Golden mornings follow bright sunrises and the low sun does things to the sky:
As a child, the task of walking to the 18th century Bridge of Alvah, near Banff in Aberdeenshire, was presented as something akin to travelling to Mordor: a journey of such length and difficulty as to render it impossible to your average mortal.
Crows nest in the old keep of Pitsligo Castle near the village of Rosehearty in Aberdeenshire. Dating from 1424, it’s an impressive and atmospheric place. The Forbes family who built it, staunch Jacobite supporters, lost their lands and titles after the battle of Culloden. The castle was then ravaged by Hanoverian soldiers and fell into ruin. Read more on the Pitsligo Castle Trust website.
The oldest part of the castle, the keep or tower:
I love the way Aikey Brae stone circle seems to materialise as you step out of the dark woodland path. It’s my favourite circle; it feels like my ‘home’ one. I did used to live nearby so have visited it more than any other. This was Boxing Day.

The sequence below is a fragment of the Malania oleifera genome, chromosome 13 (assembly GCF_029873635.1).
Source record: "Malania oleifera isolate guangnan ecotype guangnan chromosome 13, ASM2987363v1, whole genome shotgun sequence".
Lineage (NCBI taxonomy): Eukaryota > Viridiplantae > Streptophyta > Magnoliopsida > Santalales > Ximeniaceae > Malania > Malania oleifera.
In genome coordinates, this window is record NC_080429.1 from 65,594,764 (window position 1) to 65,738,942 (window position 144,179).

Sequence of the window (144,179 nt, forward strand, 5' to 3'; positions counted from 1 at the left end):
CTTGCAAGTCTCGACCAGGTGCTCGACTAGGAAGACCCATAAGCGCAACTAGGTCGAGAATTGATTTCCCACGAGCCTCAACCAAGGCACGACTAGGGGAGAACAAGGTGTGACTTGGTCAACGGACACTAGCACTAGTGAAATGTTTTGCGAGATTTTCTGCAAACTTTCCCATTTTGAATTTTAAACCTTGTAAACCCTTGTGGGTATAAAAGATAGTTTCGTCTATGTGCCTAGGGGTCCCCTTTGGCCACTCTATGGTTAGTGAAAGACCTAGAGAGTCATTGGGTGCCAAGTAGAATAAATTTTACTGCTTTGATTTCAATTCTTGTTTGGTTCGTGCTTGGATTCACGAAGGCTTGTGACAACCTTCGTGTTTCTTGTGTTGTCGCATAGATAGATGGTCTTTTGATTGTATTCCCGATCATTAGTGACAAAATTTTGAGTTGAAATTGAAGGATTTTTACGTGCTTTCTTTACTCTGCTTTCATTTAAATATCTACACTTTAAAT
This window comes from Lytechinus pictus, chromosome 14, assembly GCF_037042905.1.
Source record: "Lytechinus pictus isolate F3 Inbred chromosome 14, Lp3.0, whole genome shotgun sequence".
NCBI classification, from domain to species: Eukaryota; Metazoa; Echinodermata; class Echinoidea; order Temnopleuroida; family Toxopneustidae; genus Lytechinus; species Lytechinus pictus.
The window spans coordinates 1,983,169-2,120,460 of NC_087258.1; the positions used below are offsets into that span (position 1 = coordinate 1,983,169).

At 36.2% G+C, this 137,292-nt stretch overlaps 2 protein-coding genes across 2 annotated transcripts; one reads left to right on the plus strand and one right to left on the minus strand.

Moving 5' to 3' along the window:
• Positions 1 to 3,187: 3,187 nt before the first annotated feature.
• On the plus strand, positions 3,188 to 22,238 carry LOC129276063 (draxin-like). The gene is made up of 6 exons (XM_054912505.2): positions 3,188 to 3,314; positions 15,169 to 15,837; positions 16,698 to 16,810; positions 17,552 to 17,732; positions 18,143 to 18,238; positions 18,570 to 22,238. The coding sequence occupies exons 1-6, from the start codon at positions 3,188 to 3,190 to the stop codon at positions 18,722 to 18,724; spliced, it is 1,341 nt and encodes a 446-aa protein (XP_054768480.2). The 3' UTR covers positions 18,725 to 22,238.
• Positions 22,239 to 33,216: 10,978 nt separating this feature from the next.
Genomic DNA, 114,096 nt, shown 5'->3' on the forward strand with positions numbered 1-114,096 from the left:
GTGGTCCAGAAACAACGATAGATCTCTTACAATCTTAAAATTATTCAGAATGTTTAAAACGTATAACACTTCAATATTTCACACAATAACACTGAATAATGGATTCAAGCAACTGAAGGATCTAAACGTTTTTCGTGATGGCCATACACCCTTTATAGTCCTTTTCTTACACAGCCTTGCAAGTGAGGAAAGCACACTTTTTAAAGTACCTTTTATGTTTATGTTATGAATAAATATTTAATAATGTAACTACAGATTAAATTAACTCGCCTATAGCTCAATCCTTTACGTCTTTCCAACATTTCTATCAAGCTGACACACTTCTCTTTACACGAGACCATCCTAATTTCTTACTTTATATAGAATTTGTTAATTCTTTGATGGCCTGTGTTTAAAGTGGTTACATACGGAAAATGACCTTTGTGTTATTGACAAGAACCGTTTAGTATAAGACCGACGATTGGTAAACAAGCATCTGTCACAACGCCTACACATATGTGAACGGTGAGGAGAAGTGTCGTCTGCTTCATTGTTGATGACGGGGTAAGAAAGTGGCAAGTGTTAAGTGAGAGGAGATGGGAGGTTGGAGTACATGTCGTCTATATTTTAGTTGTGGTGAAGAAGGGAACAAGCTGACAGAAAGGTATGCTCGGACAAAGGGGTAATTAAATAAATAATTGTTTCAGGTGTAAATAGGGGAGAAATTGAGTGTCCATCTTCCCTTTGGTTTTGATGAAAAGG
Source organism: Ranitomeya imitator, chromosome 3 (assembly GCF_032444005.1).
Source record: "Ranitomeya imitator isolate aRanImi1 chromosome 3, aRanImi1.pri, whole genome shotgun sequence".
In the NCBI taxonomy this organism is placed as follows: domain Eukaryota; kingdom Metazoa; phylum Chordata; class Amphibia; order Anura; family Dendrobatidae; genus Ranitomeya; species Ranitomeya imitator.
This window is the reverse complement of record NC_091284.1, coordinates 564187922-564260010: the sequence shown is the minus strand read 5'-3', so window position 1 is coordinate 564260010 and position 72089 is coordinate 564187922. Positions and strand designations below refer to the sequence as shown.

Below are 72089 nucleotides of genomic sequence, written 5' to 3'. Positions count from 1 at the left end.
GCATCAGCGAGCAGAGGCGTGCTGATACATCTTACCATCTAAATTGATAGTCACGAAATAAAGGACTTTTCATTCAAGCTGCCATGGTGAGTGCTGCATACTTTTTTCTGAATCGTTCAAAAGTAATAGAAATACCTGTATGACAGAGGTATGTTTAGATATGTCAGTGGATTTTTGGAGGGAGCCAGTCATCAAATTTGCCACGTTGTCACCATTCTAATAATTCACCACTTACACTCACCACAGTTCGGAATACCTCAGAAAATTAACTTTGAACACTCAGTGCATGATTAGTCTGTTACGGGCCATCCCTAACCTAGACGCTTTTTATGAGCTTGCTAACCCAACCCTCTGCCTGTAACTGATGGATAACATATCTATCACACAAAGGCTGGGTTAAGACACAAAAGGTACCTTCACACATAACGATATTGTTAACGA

We know extremes of light and dark in Scotland. At the height of summer it never gets properly dark; around the time of the winter solstice it barely gets light. But just now, in Autumn, the low sun illuminates spaces and objects from an angle that highlights both shadows and glorious brightness. Oh, the photo-taking opportunities!
A bright blue sky day. Good for a journey up the coast and into the past. Above: I stopped to take a picture of the anchor on the hill in Macduff.